In this case the cliché is true: beauty really is skin deep.

The most surreal touches (a wild animal here, a cryptic visual triangle there) don’t totally pay off either. Perhaps the hollow center is Jesse herself? If she’s meant to be more than a cypher (perhaps she’s not) than Elle Fanning’s blank stares and slow-to-get-it dialogue don’t help. As the provocations mount — culminating in a few truly repellent scenes which may yet earn the movie a place in cult history —  they offer diminishing returns. But damn it the movie is Sickeningly Gorgeous. And that’s “sickening” in both the Webster’s and the Gay Vernacular definitions.

Though Nicolas Winding Refn once seemed like an abnormally obsessive young auteur (see the violent and very naked Bronson starring Tom Hardy) and then maybe even like a true visionary (see Drive’s minimalist verve maximized by visual flair) his last two pictures, Only God Forgives and The Neon Demon have not exactly made good on his international promise. The violence is starting to feel like a crutch, for one, a means to its own end. But all that said, Refn hasn’t yet lost his flair for striking iconography, or his aggressive visual confidence in both composition and content … but in the service of what?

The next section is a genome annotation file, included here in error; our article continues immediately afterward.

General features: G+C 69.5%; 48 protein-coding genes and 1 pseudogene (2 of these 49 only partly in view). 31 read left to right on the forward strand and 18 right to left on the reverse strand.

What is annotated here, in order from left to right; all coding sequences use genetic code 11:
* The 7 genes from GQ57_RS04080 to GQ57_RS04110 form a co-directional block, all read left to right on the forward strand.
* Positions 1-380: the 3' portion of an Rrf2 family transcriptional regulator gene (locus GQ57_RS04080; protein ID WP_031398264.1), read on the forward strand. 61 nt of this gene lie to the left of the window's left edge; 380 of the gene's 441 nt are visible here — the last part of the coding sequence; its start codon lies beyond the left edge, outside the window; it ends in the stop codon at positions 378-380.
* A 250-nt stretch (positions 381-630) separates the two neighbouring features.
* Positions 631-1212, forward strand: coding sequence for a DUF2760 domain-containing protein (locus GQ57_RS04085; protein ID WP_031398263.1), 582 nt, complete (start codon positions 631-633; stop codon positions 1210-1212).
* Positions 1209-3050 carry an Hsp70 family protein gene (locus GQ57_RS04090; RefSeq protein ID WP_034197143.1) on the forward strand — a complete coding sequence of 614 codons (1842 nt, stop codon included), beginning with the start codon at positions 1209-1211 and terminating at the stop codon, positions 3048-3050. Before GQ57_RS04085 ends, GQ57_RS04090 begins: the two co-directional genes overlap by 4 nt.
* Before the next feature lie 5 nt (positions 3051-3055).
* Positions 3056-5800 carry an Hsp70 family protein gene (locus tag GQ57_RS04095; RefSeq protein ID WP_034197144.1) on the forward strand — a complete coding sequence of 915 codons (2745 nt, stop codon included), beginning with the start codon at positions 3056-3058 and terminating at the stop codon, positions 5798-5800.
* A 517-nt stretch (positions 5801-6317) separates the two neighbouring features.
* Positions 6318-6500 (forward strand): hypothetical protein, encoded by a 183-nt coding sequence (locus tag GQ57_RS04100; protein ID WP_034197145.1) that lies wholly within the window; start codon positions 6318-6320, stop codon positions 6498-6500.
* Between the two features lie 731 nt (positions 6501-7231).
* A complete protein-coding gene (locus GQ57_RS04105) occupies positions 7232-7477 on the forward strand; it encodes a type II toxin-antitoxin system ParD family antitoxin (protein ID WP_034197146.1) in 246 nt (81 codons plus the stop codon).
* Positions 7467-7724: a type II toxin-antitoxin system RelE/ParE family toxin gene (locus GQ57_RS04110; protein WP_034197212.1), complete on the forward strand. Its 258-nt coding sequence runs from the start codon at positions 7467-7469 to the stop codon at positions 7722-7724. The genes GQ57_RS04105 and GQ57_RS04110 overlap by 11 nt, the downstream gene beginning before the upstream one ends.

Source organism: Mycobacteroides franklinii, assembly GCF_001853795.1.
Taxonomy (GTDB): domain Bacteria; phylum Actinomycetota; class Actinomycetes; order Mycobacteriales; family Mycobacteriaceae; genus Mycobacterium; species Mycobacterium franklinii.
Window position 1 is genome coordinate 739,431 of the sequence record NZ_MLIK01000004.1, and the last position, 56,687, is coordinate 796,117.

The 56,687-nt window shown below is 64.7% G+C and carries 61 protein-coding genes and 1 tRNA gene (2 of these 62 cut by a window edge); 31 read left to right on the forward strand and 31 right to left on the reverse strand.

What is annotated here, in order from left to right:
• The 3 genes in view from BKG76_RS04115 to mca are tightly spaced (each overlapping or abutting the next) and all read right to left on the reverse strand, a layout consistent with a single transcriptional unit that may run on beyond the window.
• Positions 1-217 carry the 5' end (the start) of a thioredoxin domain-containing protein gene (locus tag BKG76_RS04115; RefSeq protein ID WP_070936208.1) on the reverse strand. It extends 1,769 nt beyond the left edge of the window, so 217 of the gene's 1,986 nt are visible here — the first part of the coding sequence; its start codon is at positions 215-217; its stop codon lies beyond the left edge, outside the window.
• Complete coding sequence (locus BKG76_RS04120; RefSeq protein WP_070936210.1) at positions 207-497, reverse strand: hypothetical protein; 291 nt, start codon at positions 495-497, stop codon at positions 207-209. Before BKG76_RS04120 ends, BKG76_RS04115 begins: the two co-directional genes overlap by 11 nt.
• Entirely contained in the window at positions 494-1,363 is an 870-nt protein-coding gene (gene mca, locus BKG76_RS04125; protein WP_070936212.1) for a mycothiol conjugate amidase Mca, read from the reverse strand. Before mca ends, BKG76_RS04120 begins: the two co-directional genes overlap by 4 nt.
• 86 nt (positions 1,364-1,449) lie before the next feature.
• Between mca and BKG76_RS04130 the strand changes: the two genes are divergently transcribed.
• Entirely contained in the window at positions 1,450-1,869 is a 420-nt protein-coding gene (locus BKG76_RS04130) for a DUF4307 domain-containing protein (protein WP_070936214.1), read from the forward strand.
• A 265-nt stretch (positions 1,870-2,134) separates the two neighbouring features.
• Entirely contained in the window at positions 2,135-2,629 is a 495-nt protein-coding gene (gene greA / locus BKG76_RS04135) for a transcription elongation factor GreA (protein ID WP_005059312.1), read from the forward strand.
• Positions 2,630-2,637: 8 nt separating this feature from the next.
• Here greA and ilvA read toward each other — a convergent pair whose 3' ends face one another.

Those of you who love deranged movies, future cult curios, or the cocky perversity of three name Danish auteurs (see also Lars von Trier) should run to the theater immediately — it’s not that it’s “good” but it’s unmissable if you fall into these categories.

Anyone else may want to steer clear of this bloody show. Sometimes the blood is fake and sometimes it’s real, but either way that catwalk is slippery, and who wants to be fashion roadkill?

Grade: B/D Yes, I'll reconsider it in a few years if needs be...
Oscar Chances: In a perfect world, AMPAS could set content and narrative aside for aesthetic consideration. We don't live in that kind of world, Thelma. 



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Reader Comments (16)

Can Jena Malone be a bigger star please?

June 28, 2016 | Unregistered CommenterRyan

I really hated The Neon Demon - an early contender for worst film of the year. I can forgive something for being all style and zero substance, but I can't forgive bad dialogue (sinner: Refn) or bad acting (sinners: Abbey Lee Kershaw, Bella Heathcote, Keanu Reeves, Karl Glusman, and Elle Fanning)